LOS ANGELES - As many production companies attempt to resume filming, many are asking crews to give up the right to make any claims against them if they get sick with COVID-19.
Such liability waivers are being widely used despite many of Hollywood's entertainment unions cautioning members not to sign them before first getting advice.
To sign or not to sign is a quandary facing thousands of entertainment industry workers who are eager to go back to work after a months-long shutdown.
Some crews have been spooked by the use of such waivers, a reminder of the risks that they are taking going back to work on crowded, busy sets.
"We don't want any of our members waiving any of their rights, period," said Steve Dayan, secretary-treasurer of prominent Teamsters Local 399, which represents casting directors, location managers and drivers. "The onus remains on the employer. It's the employer's responsibility to make sure they maintain a safe set."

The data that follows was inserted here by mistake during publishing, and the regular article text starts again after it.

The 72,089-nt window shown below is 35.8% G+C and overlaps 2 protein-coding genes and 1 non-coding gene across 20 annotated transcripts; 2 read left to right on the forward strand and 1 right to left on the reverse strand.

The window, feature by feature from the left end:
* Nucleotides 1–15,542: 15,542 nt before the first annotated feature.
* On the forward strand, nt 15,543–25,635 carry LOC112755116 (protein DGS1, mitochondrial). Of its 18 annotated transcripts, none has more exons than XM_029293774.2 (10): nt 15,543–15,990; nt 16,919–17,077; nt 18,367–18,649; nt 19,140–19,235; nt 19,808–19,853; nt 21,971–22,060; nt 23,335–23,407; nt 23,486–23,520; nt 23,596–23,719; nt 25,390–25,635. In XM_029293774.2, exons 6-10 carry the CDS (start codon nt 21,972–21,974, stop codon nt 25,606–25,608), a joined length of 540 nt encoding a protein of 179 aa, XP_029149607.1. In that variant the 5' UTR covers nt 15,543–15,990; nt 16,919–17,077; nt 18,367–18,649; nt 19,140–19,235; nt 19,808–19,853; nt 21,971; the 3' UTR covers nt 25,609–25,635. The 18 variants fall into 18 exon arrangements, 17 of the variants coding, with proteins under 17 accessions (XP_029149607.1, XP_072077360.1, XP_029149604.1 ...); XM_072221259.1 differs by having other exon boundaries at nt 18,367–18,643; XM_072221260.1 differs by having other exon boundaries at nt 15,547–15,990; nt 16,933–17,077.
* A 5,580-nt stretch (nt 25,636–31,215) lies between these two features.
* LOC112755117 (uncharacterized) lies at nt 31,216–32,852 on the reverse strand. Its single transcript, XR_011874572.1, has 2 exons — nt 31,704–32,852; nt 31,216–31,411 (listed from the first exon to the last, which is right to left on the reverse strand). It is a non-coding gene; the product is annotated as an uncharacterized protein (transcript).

_So what are these waivers and how did they emerge?
The pandemic forced productions nationwide and internationally to shut down as governments imposed stay-at-home orders. Since June, California has allowed filming to restart as long as sets follow stringent guidelines around sanitation and testing. Many productions may be having to make do without insurance for losses linked to the coronavirus.
So like many other businesses and hospitals, productions increasingly require their crew to fill out healthcare questionnaires, sometimes on a daily basis.
While union officials want to ensure these don't lead to any breaches of privacy of crews' medical conditions, generally they want their members to comply with these surveys to keep sets safe.
However, from these initial quizzes, producers started to make a broader push for actors and technicians to waive their rights should they get sick.